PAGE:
It’s been awhile since we’ve had some App Store rejection controversy, but this week the Dropbox forums have been filling up with a number of such problems as Apple brings the hammer down, enforcing one of their guidelines to a tee.
Only a few months remain before we hopefully see the release of iOS 5, but until then developers can tinker around with beta 6 for the time being, which has just been made available to developers with credentials.
You can download the new beta release from the developer site after you log in.
Adobe announced the Touch Software Development Kit today that will allow developers to create software companions for Adobe Photoshop CS5 for tablets including our favorite, the iPad. The announcement coincides with Adobe's announcement of CS 5.5.
For a mobile operating system that touts its "openness", it's a bit perplexing that you'd have to root the phone to get any sort of screenshot capabilities. What about developers or technophiles like us who need the easy screenshot utility? iOS scores ten points in this round for the ease of screen capture, that's for sure.
So let's be honest: you're an Android user, you do need this functionality, and you'd like to do so without accidentally bricking your phone and cutting off all communication with the outside world. There's a way to do so, and while it's not as easy as holding together two buttons, it is the best way without accidentally killing your phone. Read along to find out how to use Eclipse and the Android SDK to take screenshots with your Android phone hooked up to your Mac.
She may not be much to look at judging from the images here, but this could be your first glimpse at the long-awaited iPad 2 Camera app (or at least the bottom half of it, anyway) -- but don’t get too excited, the evidence seems to indicate that the tablet may be keeping its current screen resolution.
As we previously mentioned, the Unreal Engine that powers many console-quality games was going to make the move into the hands of iPhone and iPad developers, allowing game developers to create more graphically-rich games for iOS devices. But as Know Your Mobile reports today, the UDK (Unreal Development Kit) may make it's way into the hands of iOS developers very soon.
Apple this morning announced in its App Store Review Guidelines that it will relax all restrictions on the development tools that are used to create iOS apps, and there's some speculation that the Cupertino-based company may allow third-party development tools like Flash. However, this doesn't mean that Apple will allow Flash on the iPhone; it means that developers will be able to use Flash applications (like the GameSalad Mac and iPhone game creator) to piece together an app.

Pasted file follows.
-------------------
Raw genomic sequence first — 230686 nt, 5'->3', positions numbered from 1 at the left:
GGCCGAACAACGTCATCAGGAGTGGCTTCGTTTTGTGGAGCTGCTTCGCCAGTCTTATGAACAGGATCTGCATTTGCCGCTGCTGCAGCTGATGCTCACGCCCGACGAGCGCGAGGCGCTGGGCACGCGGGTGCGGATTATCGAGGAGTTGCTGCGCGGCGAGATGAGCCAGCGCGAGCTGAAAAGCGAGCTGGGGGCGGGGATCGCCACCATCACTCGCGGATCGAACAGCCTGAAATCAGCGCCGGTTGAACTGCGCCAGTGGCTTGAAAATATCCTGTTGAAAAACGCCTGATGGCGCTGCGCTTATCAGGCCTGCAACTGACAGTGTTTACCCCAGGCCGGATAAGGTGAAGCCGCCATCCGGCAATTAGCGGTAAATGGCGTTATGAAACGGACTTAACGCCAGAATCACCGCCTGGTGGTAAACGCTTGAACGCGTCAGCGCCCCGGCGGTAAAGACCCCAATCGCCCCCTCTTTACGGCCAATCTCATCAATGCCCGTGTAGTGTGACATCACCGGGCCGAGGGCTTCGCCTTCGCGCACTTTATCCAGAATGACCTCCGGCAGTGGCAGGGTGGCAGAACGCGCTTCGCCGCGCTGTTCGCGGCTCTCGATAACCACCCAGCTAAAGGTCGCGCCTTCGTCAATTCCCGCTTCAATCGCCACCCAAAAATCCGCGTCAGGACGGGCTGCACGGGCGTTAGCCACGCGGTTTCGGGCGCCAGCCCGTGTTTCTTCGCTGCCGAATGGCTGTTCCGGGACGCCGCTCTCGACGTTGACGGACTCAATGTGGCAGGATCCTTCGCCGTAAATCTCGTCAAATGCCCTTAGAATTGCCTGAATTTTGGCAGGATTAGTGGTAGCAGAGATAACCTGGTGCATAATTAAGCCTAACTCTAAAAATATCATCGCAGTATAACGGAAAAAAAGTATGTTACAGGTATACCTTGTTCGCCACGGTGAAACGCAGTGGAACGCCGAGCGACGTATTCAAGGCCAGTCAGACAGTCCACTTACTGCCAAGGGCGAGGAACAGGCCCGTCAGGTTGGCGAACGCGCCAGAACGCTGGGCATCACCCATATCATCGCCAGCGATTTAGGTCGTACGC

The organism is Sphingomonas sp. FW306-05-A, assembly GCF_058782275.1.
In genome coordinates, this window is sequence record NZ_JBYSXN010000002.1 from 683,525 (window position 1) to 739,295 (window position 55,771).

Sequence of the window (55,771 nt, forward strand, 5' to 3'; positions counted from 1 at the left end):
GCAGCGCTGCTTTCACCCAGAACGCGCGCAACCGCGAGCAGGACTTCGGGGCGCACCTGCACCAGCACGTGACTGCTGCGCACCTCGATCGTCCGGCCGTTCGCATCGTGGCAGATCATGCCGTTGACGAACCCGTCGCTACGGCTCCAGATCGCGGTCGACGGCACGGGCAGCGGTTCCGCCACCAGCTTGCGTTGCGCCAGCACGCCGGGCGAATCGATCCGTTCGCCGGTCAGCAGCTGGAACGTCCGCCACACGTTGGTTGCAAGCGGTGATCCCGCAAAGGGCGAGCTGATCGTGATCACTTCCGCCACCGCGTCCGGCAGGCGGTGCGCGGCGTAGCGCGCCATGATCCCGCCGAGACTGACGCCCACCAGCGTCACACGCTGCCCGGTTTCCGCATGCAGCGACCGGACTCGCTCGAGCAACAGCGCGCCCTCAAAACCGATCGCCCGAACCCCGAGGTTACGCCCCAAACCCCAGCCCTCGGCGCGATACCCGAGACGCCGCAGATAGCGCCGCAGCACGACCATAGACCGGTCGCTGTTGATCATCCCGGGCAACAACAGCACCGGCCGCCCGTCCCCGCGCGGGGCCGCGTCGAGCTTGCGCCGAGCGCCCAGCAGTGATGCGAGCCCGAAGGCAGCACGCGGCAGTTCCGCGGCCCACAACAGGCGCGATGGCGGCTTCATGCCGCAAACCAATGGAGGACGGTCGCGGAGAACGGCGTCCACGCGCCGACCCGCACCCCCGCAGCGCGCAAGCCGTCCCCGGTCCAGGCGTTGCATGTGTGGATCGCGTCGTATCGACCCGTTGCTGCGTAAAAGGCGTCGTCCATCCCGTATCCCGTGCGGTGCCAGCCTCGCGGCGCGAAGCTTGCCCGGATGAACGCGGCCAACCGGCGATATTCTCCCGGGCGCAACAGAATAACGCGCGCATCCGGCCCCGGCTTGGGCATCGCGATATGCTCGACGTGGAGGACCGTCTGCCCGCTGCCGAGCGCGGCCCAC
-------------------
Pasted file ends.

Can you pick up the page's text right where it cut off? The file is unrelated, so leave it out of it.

Apple just wants you to be happy. It wants your hardware to play nicely with your software, your apps to be malware free and your user experience to be as smooth as a baby’s butt.
This burning desire to deliver perfection endears Apple to its fan base. But some App Store developers say that Apple’s quest for quality cramps their creativity, and thus, has resulted in apps that aren’t living up to their full potential.
Apple recently began allowing developers to create their own iAds for the purpose of advertising in other applications, but as one developer points out, you may not get your money's worth when you use iAds for Developers. The developer iAds allows you to create an ad campaign around the iTunes Store page for your app, which allows users to see information about your app and even download it from iTunes right inside the iAd.
Earlier this year, the Apple versus Adobe slap fight over Apple's smack-talk about Flash and Adobe's retaliatory sniping fast became one of our favorite spectator sports. However, with all of the hooplah over both company's latest product launches and financial successes has made the feud moot. Fortunately, thanks to a bit of investigative reporting on the part of Wired, we've learned that the hard feelings between the two companies are still alive and well.
Recently, Wired received a communique from the Federal Trade Commision, under the Feedom of Information Act, for a 200-page complaint filed by Adobe against Apple regarding the Cupertino-based company's iOS SDK rules. You may recall that Steve Jobs, whose dislike of Flash is now near legendary, is also none too fond of third-party development tools.